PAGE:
I have some comments to make on clause 1. Firstly, can I just say how disappointed I am, not so much with the government because I would not expect anything less than the way they have pulled this on, but with my crossbench colleagues for basically guillotining our opportunity to make second reading contributions. It is almost unprecedented. Last night I was actually in shock. Given that the indication this week was that this bill had to be passed by the end of the week and our commitment was to fall into line with that, to have my crossbench colleagues deny me the right of a proper second reading contribution is something that I will remember for some period of time. For the life of me, I do not understand why you would taint yourself with that sort of behaviour. It is not Legislative Council like.
My comments and questions are: a number of my colleagues make great play out of being concerned about taxation rates in this state, and rightly so, and yet with one foul swoop are quite prepared to add millions to the expenditure of this government with, I think, very little consideration. What makes me even angrier is how, with one foul swoop, industries that are at risk, and I believe are still at risk, have also had extra costs and imposts imposed upon them. Members would not be surprised to know that I still take a very keen interest in the city of Whyalla and the company OneSteel, which drives Whyalla.
The federal government, on the one hand, has imposed a ridiculous carbon tax, and on the other hand, thank God, has seen fit to provide a training grant (not a subsidy) of almost $60 million to that particular company, I believe to keep it in the game of making steel. That is incredibly important to the city of Whyalla and, I think, incredibly important to Australia, because I cannot imagine this great country not having a steelmaking capability. I cannot believe that any government of any persuasion would allow this country not to have a steelmaking capability.
So, with one foul swoop we have decided that we are going to add an extra cost to the steelmaking industry in Whyalla. Yes, congratulations to the steelworkers who are going to get penalty rates for Christmas Eve and New Year’s Eve. I believe Whyalla people understand how important it is to have that steelmaking facility continue. Yes, there is much play and talk about the mining industry out of Whyalla, which has been welcome, but the big employer is the steelmaking industry. One of my questions to the minister will be: what cost has just been lumped upon OneSteel in Whyalla? How will that ensure that the steelmaking industry in Whyalla will continue? How does that ensure that we continue to have steelmaking capability in Australia? I am very concerned about OneSteel in Whyalla.
My colleague, the Hon. Michelle Lensink, has already touched on the aged care industry, so I will not continue with that, but I think it has been a disgraceful decision to impose extra costs on an industry that supposedly we all care about, the care of our aged. The current Premier and the federal government have recently assisted Holden with a handout to keep them in South Australia and Australia. So, on the one hand we recognise the vulnerability of the car industry and on the other hand we decide: ‘Let’s just add costs to that industry.’ Congratulations. ‘Let’s have another 10 hours of penalty rates.’ That is because we are so driven with commercial thinking in this parliament. Congratulations.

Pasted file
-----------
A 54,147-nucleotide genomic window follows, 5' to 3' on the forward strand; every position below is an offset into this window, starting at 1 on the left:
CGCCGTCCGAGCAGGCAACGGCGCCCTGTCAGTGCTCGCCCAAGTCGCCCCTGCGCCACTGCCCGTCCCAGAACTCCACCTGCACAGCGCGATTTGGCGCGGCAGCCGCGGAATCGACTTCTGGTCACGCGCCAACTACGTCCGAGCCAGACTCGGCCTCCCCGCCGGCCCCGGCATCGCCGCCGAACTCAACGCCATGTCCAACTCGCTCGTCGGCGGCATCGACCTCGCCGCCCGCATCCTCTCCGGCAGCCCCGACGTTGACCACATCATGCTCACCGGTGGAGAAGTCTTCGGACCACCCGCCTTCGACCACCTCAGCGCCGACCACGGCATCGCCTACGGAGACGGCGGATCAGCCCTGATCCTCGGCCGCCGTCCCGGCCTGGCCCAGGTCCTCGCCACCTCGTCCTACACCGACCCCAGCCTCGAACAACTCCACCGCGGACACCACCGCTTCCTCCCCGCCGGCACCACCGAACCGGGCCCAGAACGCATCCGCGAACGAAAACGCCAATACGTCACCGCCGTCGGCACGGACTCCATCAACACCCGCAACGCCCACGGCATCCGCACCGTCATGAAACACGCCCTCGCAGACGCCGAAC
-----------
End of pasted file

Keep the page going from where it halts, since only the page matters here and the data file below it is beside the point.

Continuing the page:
I was on the West Coast, on Eyre Peninsula, last week and I talked to a number of people about the impacts of marine parks, about the propositions that have been put, about how it actually affects them, and I inspected sites that have been talked about. I spoke to a number of country hoteliers who cannot believe that this parliament could, in what are difficult times, pass further imposts upon their businesses.
I was in Streaky Bay talking to a publican there, who is dramatically considering what he is going to do with regard to his business on Christmas Eve and New Year’s Eve. It is a one-hotel town, and it is a fantastic community; they do not have the option, if he decides to close his business, to go round the corner or down the street or meet their friends at another facility, because there isn’t one. Given his past patronage on those nights—certainly on Christmas Eve—he is considering how he can make the business function on that particular evening without losing quite a bit of money. So he passes on his thanks—not—to those of you who decided that this is a wonderful piece of legislation.
We have missed the point in this parliament. We are in difficult economic times; business is doing it tough. I guess this piece of legislation separates the Labor Party and its cohorts and the Liberal Party, which understands that someone has to pay. Socialists are fantastic at spending other people’s money. Good on you. Eventually that runs out, and then conservatives come and have to find a way to make the books balance. That will be our job at some stage; we will have to come in and pick up the mess.
So for those of you who are traditional socialists: congratulations, it looks like you are going to have a win on this. For those of us who understand that it is business that drives economies, that economies look after those who cannot look after themselves, that strong economies are really important, I am just mystified as to how those on the government benches and those who are supporting them think we are going to pay.
I can probably have a guess; it will be more taxes, a higher taxation regime. To those industries that are at risk, to those hoteliers and restaurants who are struggling, I hope they will remember those who have taken these actions to make their lives even more difficult.